how much are my old coins worth?

A new £2 coin has been released to commemorate the 75th anniversary of VE Day, sparking interest from coin enthusiasts and memorabilia collectors.

Allied forces announced on May 8 1945 that Nazi Germany had surrendered, bringing the Second World War to a end in Europe. Many events are taking place to celebrate the anniversary this Friday, including the issuing of a new £2 coin by the Royal Mint.

The coin features the word “victory” in large letters with an image of citizens celebrating.

It will not enter general circulation initially and will be sold only in gift sets. However, the Royal Mint said it could be released more widely later in the year if there is sufficient demand. 

New coins can quickly become collectors’ items and many 50p pieces are now sought-after among fans. The Kew Gardens 50p, released in 2009, can change hands for more than £150 on online auction websites.

Generally £2 coins are less collectible, but buyers are still willing to pay significantly higher than face-value for the most desirable coins.

According to Coin Hunter, a price tracking website, the most valuable is the £2 coin released to commemorate Northern Ireland’s participation at the 2002 Commonwealth Games. This sells for an average price of £34.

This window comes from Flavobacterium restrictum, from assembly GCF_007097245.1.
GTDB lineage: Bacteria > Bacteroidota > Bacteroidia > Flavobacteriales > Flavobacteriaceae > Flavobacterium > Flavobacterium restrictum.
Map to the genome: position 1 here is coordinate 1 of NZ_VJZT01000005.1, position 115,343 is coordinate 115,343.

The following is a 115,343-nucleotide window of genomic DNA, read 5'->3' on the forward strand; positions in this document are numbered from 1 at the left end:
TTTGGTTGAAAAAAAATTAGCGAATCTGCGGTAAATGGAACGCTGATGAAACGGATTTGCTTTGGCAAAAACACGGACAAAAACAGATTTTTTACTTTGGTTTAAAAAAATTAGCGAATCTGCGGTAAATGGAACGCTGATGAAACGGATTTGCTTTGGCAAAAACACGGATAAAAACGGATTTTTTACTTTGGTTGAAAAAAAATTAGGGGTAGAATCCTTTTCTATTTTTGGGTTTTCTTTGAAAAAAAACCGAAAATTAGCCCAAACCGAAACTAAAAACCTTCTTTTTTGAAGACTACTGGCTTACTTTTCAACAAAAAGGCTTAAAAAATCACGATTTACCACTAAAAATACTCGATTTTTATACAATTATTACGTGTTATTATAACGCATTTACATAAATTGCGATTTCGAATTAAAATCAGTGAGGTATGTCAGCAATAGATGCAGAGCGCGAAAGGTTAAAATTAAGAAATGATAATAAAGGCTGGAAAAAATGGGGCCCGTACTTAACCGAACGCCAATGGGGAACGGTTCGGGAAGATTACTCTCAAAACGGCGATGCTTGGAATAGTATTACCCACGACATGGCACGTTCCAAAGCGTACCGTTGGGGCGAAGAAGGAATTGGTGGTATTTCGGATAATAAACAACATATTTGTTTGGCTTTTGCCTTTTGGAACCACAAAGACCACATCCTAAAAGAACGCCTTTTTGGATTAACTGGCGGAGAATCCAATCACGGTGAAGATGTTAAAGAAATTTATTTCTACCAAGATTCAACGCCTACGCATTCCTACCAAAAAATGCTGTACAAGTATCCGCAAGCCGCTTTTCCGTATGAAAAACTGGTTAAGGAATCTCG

The remaining home nations coins are also popular among currency collectors. The Wales (£13), England (£12) and Scotland (£9.30) coins from the same event are worth significantly more than face value. 

Outside of the Commonwealth Games coins, the coin to mark the handover of the Olympics from London to Rio in 2012 is typically worth £5.50.

However, not all £2 coins prove to be valuable. The 1999 Rugby World Cup, 2012 Charles Dickens coin and Second World War coin from 2005 are worth little more than their face value, Coin Hunter said.

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